The New Agent Paradigm and Summer Reruns

After having been late or absent for my last several blog posts, it has come to my attention that I might need a blog break! I will be fantastically busy through July, but I dislike stagnant blogs, so I have decided to put myself into syndication. That’s right. Summer reruns. Starting Monday I will be doing blog REposts for the next few months (think of it as a “best of” The Accidental Novelist), although you probably won’t even notice, since most of you have only joined me in the last several months, and I can pull from years of bloggy goodness. I will still post news every once in a while and will definitely respond to comments. Just trying to stay mentally healthy and balanced. But, before I turn myself over to other life duties, I wanted to write...

Weekend Workout: Facing Fear (Character – Action Part 5 of 6)

Querying can inspire (or despire, haha) feelings of anxiety and depression, even in the most Polyanna-ish writers. I have been through a few agents over the years (all amicable separations) and the approach is an emotional challenge every time. When feelings of “what-if-no-one-likes-my-story” hit, I like to step back and view the process as a game. I think of the situation as one of those story problems my math teacher gave me. Okay, that’s probably a bad example for many of you because everyone I know hated those problems. I didn’t. Those were my favourite kind of math problems. They were little riddles to be solved and they involved storytelling (yeah, okay, I’m a geek). Or today I emailed one of my query buddies and said...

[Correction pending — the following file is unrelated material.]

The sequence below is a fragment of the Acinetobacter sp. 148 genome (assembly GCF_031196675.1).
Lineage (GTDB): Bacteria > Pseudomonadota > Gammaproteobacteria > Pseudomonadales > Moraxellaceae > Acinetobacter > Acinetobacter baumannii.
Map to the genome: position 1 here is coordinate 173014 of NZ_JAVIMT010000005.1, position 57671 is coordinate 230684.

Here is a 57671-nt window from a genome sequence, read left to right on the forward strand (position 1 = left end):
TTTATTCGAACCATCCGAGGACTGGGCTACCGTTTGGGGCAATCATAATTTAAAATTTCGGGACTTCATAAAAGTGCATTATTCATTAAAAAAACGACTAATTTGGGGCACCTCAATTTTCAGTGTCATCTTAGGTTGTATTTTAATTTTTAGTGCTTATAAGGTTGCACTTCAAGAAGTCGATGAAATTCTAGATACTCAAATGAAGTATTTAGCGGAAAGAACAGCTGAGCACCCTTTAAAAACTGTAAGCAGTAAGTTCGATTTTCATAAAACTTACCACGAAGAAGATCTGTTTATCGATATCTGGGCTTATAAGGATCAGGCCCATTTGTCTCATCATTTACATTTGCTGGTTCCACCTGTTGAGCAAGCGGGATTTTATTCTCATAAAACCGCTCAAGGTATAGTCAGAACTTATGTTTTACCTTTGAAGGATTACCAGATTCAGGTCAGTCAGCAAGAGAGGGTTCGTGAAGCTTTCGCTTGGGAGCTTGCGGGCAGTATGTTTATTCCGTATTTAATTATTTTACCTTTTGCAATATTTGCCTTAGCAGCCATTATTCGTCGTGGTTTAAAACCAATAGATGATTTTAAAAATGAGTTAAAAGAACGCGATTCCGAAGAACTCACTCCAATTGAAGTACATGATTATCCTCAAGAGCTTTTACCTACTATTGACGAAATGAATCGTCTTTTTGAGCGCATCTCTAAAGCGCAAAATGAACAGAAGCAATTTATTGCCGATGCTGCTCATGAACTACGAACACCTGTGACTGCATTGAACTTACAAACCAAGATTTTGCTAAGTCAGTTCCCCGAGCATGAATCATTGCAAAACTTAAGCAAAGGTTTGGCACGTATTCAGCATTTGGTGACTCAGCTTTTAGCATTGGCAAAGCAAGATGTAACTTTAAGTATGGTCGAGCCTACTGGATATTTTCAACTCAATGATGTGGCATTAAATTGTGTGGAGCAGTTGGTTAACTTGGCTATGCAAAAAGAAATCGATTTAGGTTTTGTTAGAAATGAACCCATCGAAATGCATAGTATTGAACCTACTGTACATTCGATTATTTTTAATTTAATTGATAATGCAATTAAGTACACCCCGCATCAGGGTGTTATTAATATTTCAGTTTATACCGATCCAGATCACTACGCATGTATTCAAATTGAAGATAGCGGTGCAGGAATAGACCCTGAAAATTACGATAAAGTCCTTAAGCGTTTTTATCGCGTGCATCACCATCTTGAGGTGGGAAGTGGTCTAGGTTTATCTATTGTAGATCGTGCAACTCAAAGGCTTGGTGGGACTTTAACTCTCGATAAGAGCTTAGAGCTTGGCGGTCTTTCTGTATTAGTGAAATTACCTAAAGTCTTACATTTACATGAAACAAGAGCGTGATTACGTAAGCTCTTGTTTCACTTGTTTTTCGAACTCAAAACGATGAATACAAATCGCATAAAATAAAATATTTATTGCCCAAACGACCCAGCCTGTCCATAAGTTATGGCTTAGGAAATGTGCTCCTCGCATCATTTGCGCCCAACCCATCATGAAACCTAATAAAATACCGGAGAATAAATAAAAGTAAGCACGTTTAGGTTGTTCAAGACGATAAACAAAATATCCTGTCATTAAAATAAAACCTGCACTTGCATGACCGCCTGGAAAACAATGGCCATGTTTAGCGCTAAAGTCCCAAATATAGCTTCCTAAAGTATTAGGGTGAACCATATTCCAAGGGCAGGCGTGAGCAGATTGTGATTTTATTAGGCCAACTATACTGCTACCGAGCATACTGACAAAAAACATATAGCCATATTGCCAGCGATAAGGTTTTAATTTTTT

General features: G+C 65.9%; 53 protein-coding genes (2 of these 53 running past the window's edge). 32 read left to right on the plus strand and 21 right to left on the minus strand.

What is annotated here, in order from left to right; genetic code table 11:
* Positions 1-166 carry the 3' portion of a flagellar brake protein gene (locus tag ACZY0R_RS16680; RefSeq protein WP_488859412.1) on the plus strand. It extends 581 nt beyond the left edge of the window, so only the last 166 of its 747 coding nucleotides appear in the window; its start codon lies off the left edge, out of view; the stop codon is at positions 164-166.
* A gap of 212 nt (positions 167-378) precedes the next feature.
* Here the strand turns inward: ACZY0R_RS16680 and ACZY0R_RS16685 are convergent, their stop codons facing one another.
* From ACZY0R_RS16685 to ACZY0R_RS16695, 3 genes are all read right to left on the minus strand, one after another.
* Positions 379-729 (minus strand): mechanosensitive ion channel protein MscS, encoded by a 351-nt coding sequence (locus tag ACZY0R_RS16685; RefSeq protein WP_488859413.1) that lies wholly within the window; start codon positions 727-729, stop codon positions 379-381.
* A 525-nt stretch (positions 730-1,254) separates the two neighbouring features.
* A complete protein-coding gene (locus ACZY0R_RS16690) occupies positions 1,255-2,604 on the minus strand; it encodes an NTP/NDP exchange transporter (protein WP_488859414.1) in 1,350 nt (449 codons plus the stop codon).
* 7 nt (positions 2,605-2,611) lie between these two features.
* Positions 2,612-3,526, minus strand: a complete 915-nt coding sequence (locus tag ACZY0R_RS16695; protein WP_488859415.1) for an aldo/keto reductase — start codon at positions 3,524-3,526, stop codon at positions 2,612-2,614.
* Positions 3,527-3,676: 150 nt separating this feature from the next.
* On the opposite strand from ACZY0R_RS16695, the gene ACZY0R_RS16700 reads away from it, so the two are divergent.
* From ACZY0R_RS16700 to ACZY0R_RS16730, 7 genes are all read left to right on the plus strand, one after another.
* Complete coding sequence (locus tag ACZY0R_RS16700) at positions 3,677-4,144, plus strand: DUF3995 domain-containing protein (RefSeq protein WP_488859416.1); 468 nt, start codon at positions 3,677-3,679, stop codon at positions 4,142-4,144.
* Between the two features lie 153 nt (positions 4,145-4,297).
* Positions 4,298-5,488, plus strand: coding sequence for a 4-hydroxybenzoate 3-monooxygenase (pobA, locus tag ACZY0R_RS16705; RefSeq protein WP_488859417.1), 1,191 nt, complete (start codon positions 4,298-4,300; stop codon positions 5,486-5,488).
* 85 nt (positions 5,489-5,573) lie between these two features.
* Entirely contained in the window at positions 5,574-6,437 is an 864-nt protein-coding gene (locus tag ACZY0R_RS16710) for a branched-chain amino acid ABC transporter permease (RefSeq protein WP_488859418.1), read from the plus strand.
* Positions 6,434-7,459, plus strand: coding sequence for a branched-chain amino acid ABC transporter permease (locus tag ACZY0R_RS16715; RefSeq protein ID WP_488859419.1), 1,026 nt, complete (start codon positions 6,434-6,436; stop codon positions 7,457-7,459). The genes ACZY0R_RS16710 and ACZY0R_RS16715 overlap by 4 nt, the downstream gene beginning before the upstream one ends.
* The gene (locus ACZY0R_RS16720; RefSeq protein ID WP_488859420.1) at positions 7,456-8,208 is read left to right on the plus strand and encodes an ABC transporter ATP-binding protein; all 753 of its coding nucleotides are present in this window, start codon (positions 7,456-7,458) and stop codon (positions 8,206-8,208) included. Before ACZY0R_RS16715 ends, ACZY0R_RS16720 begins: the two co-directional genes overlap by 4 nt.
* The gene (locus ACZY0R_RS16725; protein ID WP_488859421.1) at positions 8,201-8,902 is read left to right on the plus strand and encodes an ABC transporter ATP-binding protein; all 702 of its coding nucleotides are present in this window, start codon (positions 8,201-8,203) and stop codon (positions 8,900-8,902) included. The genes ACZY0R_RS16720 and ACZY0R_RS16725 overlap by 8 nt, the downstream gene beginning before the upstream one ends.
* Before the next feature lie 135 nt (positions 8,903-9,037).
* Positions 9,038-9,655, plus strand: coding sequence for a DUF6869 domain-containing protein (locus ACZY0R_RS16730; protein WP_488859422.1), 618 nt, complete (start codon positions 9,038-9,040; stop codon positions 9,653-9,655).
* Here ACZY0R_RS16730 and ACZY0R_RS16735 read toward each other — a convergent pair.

NaNo Hangover: What to do between your first draft and second (part 1)

I don’t know if my NaNo is the best thing I’ve ever written, or the stupidest. It’s certainly the weirdest, and was definitely the most fun. I think one of the most helpful things you can do after you finish a first draft is write a query letter. DON’T SEND IT, for Pop’s sake, you manuscript is not ready. Not by a long shot. But writing the query letter does amazing things. First off, it’s fun and you can ride the energy of finishing your first draft. Second, it forces you to figure out what your story is really about because you have to summarize it on one page. Who is your story about? What are the stakes? What must she learn/do/experience in order to redeem herself? How is it resolved? When I teach this I always ask: what...